Gabbeh or a magic carpet in the oriental imagination is the joy of the traveler, the means to navigate in the distance and the unknown. In Mohsen Makhmalbaf’s film (the first of his “Poetic Trilogy”), it is a Gabbeh that an old couple falls by chance, floating on a river, which takes us into lands bordered by cascades of clear waters and a clash of colors. Undulating in variegated hues of blue as diverse as the shades of the sky meeting the horizon, this rug depicted a horseman carrying his daughter across what seemed like an endless plateau.
This enigmatic carpet is embodied in the form of an itinerant maiden (Shaghayeh Dojodat) of the Qashqai tribe, who lists in evocative tones the sequence of events before they actually occur. Here, providence and phenomena intertwine in a cabalistic whirlwind that almost always goes back to the realm of familiarity. There’s a slight drunkenness to its ether that stays mostly still except for the sometimes charged minds of nomads, allowing us to sink into the blissful sleepiness that accompanies a beautiful dream.
Gabbeh’s self-fulfilling clairvoyance is translated verbally into poetic philosophy; her prophecies turn out to be true, but she seems largely a fantasy invention. The close-ups loom over his moving lineaments, as they converse, with the lady holding his shoulders; a simultaneous distant shot is a revelation that she is invisible as the lady rinses the Gabbeh. Curiously, Gabbeh stands in the image of the woman, who wears the same royal azure garment as her, manifesting, perhaps, her own reflection in another time dimension, as they sit against the waters. currents, insinuating the elusiveness of time.
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A horseman beckons him with his howls that echo through the valleys. However, their communion is blocked indefinitely. On the other side of the field, a nomadic school is laid bare where children with red cheeks are educated outside. They run to represent nature in motion, while Gabbeh, calm in her meditation, weaves the thread of fate. Here, the color is twice as bright: bright drapes and rugs that will not fail to scald your eyes, khaki lawns that will attract you. It’s a hunt for love, eye contact with a prism of possibilities, a brown study amid the sumptuous contrasts of their rugged surroundings.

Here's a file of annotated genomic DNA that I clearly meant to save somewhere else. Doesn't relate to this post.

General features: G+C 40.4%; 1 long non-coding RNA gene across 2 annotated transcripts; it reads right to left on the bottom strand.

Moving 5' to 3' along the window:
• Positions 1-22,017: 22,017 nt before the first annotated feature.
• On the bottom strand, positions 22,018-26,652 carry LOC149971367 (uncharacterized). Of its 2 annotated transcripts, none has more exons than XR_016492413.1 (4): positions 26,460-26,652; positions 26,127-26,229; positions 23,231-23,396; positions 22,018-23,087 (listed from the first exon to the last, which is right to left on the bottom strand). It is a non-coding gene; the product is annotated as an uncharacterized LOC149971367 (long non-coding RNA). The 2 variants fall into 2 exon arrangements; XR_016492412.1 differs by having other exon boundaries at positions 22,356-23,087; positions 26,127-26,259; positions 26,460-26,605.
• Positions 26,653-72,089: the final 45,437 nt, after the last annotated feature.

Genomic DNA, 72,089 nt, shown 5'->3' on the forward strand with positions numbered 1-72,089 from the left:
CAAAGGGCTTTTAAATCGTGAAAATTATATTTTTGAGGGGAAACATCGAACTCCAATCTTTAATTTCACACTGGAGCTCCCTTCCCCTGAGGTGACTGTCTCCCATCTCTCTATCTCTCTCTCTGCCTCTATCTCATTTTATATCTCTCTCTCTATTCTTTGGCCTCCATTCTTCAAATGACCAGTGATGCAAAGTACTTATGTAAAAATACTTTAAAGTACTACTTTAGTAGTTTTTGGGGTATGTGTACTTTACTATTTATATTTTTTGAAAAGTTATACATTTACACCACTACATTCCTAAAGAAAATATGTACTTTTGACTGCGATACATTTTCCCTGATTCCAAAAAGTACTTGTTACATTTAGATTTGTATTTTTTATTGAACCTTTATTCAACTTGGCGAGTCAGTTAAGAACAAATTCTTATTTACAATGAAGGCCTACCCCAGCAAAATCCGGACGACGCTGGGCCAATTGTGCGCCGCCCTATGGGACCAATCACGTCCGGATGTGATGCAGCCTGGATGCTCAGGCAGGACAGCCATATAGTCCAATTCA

Gabbeh awaits the return of his uncle, who teaches nomadic children to understand nature in its speckled perfection, with the intention of tackling self-realization. He makes mystical gestures invoking the red poppies and yellow wheat as if to grasp them in the palm of his hand, and he does so, for he holds a grain of flora before their eyes. His hands return tinged with hypnotic camouflage as he focuses on capturing the cosmic, aquatic glow. The deep blue, evoking the limitless elements of sea and sky, recalls “minoo” or the poetic Persian word for “sky”, where the blessed disciple looks up during prayer. The revolving realm of Gabbeh is therefore a realm of restorative spontaneity, divine retrospective and spiritual sublimation.
The nomadic tribe of Gabbeh have their roots deep in nature, as evidenced by the ever-evolving tree they call “the symbol of [her] family”. Children of the earth, the wind and the trees, they signify in their cohesion a connectivity that is both universal and personal. Their reunion near the “tree of life” is a reminder of their ancestry and rebirth, of their interdependence and filial piety.
Gabbeh merges and aligns simple realism and folkloric dreaminess in a balance of intuition and knowing, cheerfulness and solemnity. There is a sacred home in community, peace in simplistic living, fulfilling harmony in love, a beginning in an end. It is there that the memory is ripe and that the youth surges through the rocks and the valleys, to rest in the divine closeness and the eternal duration, which the Iranians call the “baqa”. Here, memory is constantly rewritten and renewed by word of mouth, a continuity that will live on through the images knitted into the jute rugs. New threads overlap existing threads, like piling up stories and overlapping memories, people crossing paths.
Makhmalbaf offers a viewing garnished with rich native acoustics that ensures the senses coordinate (as colors interact to give rise to other colors) to fully perceive its overwhelming pantheistic quality. Gabbeh (1996) is an ode to life and its iridescence in the same way The silence (1998) is a prayer for harmony. Strongly inundated with Sufism, they stroll in the sunlight symphonically to the rhythm of the human heart.
Subtlety and clarity strangely coincide; and tickle the conscience with glimpses of lyrical divinity. Dhowqor the immediate “taste” of experience, which is at the heart of Sufi philosophy, becomes the ultimate actuality.